SUDBURY—While the Sudbury and District Health Unit budget has increased for 2013, it will not mean an increase in the overall municipal levy for the budgeted year.
At a meeting last week, the Sudbury and District Board of Health passed a motion accepting the proposed 2013 health unit budget. The motion for the 2013 operating budget for cost shared programs and services states, “that the Sudbury and District Board of Health approve the 2013 operating budget for cost-shared programs and services in the amount of $22,619,386. The total includes the Vector Borne Disease control contingency budget of $500,000, the municipal portion of which will be levied only if the Medical Officer of Health requires such control measures in 2013.”
The recommended 2013 budget compared with the 2012 provincially approved budget represents a 1.4 percent increase overall and a 20 percent increase in the provincial cost-shared grant. Within the budget it is noted that under expenditures, “the 1.4 percent overall increase over the 2012 cost-shared budget is comprised of benefits increases of 0.3 percent and salary cost increases (negotiated scheduled rate increases and step increases) of 1.8 percent.”
“The 2013 budget is recommended as a budget that seeks to protect service delivery levels and that continues to work toward an effective and sustainable public health system in an environment of significant economic challenges locally and provincially,” the briefing notes for the budget explain.
“The 2012 budget included the costs for the small drinking water systems (SDWS) program on a cost-shared basis,” the SDHU said. “The SDWS program was originally introduced as a 100 percent provincially-funded program in April 2008, with an expectation that it would be migrated to the cost-shared budget within a number of years once initial system inspections were completed. As the board is aware, the 2012 funding announcement included new SDWS funding criteria which resulted in a grant shortfall of $13,945. The Board of Health was able to maintain the level of service in its mandatory program by applying the same ministry/municipal funding ratio to this program as the other cost-shared programs (71:29), resulting in an addition of $7,240 to the municipal levy.”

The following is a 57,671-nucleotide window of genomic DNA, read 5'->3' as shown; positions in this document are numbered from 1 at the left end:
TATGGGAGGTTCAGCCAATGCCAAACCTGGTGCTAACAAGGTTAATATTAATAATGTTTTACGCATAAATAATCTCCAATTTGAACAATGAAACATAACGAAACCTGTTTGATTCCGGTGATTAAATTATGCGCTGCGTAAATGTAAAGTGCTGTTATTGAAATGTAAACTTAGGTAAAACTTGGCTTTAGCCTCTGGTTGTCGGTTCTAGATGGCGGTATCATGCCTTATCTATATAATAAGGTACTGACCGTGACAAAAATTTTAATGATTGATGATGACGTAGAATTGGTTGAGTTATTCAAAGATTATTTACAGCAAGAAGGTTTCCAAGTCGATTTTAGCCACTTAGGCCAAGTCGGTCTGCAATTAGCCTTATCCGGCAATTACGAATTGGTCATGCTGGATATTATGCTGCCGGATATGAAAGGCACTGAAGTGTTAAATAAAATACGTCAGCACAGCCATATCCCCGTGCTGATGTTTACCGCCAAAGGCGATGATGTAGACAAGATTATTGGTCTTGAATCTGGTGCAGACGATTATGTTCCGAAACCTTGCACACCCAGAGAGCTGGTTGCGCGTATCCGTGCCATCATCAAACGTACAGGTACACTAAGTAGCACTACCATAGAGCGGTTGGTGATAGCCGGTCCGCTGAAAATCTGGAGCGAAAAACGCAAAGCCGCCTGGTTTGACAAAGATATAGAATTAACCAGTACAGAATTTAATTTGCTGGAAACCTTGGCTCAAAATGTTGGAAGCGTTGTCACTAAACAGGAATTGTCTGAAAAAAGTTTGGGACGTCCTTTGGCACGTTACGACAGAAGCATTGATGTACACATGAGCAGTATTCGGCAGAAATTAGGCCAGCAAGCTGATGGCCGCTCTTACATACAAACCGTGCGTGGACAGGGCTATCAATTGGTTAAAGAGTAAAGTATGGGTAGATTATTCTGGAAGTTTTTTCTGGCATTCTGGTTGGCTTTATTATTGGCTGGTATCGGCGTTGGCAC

“The recommended 2013 budget maintains 2012 service levels. Management has worked extremely hard in the context of significant fiscal pressures to achieve this important goal,” the budget briefing notes point out. As well, the budget background indicates the Ministry of Health and Long Term Care (MOHLTC) did not communicate with boards of health regarding anticipated 2013 funding increases to the mandatory programs. We are however, cognizant of the environment of fiscal restraint across the broader public sector.”
In looking at revenues by funding agency, the MOHLTC is increasing its funding by 0.1 percent or $286,293. Municipalities ‘funding has also increased by 0.1 percent or $3,279 while other revenues went up 1.4 percent or $301,572.
The 2013 (excluding VBD contingency) is a total of $22,619,386, an increase over the 2012 budget of $22,317,814, while the total municipal levy has gone up from $6,490,066 to $6,493,345 in 2013.
Based on population ratios, the municipal levies and the difference for Manitoulin municipalities will be: Assiginack, an increase of $988; Billings, an increase of $788; Burpee and Mills, an increase of $265; Central Manitoulin, an increase of $3,603; Gordon/Barrie Island, an increase of $138; Gore Bay, an increase of $1,703; Northeastern Manitoulin and the Islands, an increase of $1,860; and Tehkummah, an increase of $656.